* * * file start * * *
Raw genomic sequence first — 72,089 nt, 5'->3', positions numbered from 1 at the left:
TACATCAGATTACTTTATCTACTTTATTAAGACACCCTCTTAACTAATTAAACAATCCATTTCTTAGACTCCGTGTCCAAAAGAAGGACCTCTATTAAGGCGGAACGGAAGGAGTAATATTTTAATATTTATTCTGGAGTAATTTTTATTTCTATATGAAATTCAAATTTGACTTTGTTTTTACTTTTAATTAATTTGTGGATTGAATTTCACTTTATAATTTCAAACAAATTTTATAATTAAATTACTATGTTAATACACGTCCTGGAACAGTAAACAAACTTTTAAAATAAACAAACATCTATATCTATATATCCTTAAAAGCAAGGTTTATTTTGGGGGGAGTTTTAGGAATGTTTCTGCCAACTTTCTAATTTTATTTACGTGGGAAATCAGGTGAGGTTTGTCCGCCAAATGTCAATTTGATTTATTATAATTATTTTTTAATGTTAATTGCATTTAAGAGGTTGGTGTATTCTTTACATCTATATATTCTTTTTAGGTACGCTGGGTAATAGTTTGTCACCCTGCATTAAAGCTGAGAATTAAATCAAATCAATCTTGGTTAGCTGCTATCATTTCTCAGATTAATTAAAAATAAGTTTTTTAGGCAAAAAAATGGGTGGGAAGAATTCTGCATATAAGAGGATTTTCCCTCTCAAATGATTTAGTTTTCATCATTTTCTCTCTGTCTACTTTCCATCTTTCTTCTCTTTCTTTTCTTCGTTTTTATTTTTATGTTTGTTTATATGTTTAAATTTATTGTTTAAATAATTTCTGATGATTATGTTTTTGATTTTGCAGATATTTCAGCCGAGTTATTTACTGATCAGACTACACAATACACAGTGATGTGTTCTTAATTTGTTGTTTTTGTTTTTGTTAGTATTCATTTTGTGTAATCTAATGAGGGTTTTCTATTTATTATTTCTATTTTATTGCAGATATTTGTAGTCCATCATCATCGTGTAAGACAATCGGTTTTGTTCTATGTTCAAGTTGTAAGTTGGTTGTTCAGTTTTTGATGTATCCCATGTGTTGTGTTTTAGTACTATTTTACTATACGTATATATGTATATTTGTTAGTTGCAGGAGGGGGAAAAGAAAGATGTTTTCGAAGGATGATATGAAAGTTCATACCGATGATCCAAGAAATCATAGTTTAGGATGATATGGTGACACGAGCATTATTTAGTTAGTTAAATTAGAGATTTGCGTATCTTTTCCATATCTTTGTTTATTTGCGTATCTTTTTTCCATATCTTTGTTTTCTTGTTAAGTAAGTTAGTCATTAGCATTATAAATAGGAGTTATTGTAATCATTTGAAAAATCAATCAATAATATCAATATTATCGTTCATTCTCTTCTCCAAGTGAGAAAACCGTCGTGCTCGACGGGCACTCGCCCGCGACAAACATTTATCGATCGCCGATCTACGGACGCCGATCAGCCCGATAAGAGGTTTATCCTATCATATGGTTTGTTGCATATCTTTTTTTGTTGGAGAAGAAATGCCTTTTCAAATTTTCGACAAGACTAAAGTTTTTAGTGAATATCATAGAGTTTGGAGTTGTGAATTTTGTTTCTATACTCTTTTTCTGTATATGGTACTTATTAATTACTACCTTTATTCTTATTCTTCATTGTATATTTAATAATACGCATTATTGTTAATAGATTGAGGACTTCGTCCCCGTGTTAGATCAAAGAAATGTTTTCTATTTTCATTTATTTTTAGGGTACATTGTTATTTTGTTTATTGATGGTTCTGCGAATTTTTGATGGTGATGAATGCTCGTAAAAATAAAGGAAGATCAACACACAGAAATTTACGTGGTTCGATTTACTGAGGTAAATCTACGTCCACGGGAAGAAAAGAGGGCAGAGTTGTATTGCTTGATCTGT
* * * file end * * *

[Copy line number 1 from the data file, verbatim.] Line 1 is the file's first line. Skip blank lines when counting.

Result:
Raw genomic sequence first — 72,089 nt, 5'->3', positions numbered from 1 at the left: